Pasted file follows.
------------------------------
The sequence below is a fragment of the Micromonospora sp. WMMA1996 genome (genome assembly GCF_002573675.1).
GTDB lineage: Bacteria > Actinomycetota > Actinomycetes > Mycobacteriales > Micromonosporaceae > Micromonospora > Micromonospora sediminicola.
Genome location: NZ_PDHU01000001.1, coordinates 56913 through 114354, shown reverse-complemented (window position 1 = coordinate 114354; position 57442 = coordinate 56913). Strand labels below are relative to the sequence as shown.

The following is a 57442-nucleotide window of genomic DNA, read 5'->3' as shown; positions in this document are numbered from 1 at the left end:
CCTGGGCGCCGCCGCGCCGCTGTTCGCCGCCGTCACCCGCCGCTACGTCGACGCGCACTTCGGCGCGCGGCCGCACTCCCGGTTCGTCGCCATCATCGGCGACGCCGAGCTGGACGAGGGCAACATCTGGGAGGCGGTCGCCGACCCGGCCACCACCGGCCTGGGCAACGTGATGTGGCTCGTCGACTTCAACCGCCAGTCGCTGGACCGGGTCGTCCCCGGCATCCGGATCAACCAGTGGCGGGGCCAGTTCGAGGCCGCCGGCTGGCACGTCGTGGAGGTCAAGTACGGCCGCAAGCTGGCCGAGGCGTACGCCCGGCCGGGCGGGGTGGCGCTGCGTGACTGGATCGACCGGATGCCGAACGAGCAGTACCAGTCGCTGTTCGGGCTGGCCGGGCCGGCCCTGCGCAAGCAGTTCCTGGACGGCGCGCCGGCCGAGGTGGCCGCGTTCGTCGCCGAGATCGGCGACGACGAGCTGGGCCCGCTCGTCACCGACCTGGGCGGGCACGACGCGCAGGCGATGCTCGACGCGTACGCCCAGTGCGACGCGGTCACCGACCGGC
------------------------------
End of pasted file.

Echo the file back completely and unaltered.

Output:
The sequence below is a fragment of the Micromonospora sp. WMMA1996 genome (genome assembly GCF_002573675.1).
GTDB lineage: Bacteria > Actinomycetota > Actinomycetes > Mycobacteriales > Micromonosporaceae > Micromonospora > Micromonospora sediminicola.
Genome location: NZ_PDHU01000001.1, coordinates 56913 through 114354, shown reverse-complemented (window position 1 = coordinate 114354; position 57442 = coordinate 56913). Strand labels below are relative to the sequence as shown.

The following is a 57442-nucleotide window of genomic DNA, read 5'->3' as shown; positions in this document are numbered from 1 at the left end:
CCTGGGCGCCGCCGCGCCGCTGTTCGCCGCCGTCACCCGCCGCTACGTCGACGCGCACTTCGGCGCGCGGCCGCACTCCCGGTTCGTCGCCATCATCGGCGACGCCGAGCTGGACGAGGGCAACATCTGGGAGGCGGTCGCCGACCCGGCCACCACCGGCCTGGGCAACGTGATGTGGCTCGTCGACTTCAACCGCCAGTCGCTGGACCGGGTCGTCCCCGGCATCCGGATCAACCAGTGGCGGGGCCAGTTCGAGGCCGCCGGCTGGCACGTCGTGGAGGTCAAGTACGGCCGCAAGCTGGCCGAGGCGTACGCCCGGCCGGGCGGGGTGGCGCTGCGTGACTGGATCGACCGGATGCCGAACGAGCAGTACCAGTCGCTGTTCGGGCTGGCCGGGCCGGCCCTGCGCAAGCAGTTCCTGGACGGCGCGCCGGCCGAGGTGGCCGCGTTCGTCGCCGAGATCGGCGACGACGAGCTGGGCCCGCTCGTCACCGACCTGGGCGGGCACGACGCGCAGGCGATGCTCGACGCGTACGCCCAGTGCGACGCGGTCACCGACCGGC